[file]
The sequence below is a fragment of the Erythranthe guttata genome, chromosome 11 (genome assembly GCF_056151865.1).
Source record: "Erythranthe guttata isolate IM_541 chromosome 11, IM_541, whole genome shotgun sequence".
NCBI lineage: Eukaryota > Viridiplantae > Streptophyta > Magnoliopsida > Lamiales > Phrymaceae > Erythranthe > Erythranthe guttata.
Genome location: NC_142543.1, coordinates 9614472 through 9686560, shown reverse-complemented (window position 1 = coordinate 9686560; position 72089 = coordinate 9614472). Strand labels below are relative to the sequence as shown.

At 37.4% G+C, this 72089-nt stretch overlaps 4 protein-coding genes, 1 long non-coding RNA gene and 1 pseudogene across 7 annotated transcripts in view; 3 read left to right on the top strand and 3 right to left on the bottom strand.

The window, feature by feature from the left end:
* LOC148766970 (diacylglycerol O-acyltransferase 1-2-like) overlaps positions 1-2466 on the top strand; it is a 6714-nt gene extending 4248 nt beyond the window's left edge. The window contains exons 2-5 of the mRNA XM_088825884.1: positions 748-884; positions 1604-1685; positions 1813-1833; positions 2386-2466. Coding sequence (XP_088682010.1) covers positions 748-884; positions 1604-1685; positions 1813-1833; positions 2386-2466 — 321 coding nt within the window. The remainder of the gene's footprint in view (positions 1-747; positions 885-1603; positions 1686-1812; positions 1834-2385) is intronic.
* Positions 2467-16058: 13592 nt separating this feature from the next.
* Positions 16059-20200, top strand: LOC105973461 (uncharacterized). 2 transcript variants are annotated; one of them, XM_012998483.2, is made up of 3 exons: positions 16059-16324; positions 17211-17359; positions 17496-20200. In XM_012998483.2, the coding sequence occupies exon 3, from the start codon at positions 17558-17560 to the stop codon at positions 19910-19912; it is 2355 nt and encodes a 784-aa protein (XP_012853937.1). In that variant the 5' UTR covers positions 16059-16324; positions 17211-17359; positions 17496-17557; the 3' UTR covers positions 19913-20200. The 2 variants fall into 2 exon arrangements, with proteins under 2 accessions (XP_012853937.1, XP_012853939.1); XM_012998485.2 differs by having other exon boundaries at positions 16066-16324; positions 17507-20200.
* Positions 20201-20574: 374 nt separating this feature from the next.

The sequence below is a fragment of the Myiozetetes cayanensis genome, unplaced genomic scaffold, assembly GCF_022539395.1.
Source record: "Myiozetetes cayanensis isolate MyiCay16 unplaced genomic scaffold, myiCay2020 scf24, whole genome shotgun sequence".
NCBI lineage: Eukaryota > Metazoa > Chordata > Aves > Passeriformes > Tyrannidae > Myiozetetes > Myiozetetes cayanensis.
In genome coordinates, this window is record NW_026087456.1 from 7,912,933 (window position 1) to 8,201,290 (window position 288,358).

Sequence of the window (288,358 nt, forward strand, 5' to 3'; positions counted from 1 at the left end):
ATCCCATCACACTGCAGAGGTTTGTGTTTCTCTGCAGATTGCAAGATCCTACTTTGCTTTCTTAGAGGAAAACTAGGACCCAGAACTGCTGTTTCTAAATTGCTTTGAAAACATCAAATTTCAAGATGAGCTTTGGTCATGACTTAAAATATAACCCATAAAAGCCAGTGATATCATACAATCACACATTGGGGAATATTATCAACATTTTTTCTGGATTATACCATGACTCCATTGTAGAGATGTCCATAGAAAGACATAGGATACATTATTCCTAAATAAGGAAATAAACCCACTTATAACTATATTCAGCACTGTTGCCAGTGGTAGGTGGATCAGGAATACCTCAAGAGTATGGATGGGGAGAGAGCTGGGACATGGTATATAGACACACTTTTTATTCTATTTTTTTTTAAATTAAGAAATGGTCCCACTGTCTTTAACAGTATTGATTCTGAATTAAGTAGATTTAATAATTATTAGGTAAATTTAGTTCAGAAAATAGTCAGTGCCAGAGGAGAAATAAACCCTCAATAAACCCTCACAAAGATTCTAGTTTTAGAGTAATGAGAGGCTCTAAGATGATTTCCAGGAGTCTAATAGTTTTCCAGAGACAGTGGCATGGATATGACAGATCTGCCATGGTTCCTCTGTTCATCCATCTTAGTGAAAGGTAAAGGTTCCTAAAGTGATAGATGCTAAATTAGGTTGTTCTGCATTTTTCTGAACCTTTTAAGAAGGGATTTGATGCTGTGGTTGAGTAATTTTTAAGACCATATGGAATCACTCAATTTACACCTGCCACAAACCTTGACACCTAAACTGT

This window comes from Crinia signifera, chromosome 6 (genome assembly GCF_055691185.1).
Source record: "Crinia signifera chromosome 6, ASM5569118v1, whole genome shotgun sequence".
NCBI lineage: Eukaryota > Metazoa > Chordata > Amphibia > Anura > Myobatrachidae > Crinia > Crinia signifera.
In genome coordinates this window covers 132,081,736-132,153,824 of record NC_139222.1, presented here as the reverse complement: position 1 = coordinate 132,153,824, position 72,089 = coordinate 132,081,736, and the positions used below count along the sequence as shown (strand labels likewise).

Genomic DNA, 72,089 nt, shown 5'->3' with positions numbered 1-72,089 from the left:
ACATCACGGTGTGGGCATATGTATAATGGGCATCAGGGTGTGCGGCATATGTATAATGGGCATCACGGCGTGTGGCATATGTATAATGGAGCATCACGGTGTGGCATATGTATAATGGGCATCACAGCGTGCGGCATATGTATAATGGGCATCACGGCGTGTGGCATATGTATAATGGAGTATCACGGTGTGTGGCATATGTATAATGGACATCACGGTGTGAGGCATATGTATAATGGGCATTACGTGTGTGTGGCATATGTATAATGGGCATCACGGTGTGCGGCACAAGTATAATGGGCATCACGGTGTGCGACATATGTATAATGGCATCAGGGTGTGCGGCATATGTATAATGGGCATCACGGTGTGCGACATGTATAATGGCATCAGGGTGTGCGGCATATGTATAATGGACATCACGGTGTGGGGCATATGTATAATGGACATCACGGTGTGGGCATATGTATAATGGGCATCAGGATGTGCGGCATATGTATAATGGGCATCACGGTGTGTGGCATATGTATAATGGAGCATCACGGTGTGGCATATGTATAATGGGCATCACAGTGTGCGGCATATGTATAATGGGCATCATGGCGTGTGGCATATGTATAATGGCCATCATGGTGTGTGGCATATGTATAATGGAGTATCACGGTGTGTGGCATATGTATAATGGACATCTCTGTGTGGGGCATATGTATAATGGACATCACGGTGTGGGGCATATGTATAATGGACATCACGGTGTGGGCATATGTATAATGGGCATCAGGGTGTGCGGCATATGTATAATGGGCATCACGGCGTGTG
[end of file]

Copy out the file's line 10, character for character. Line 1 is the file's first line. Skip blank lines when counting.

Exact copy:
* Positions 20201-20574: 374 nt separating this feature from the next.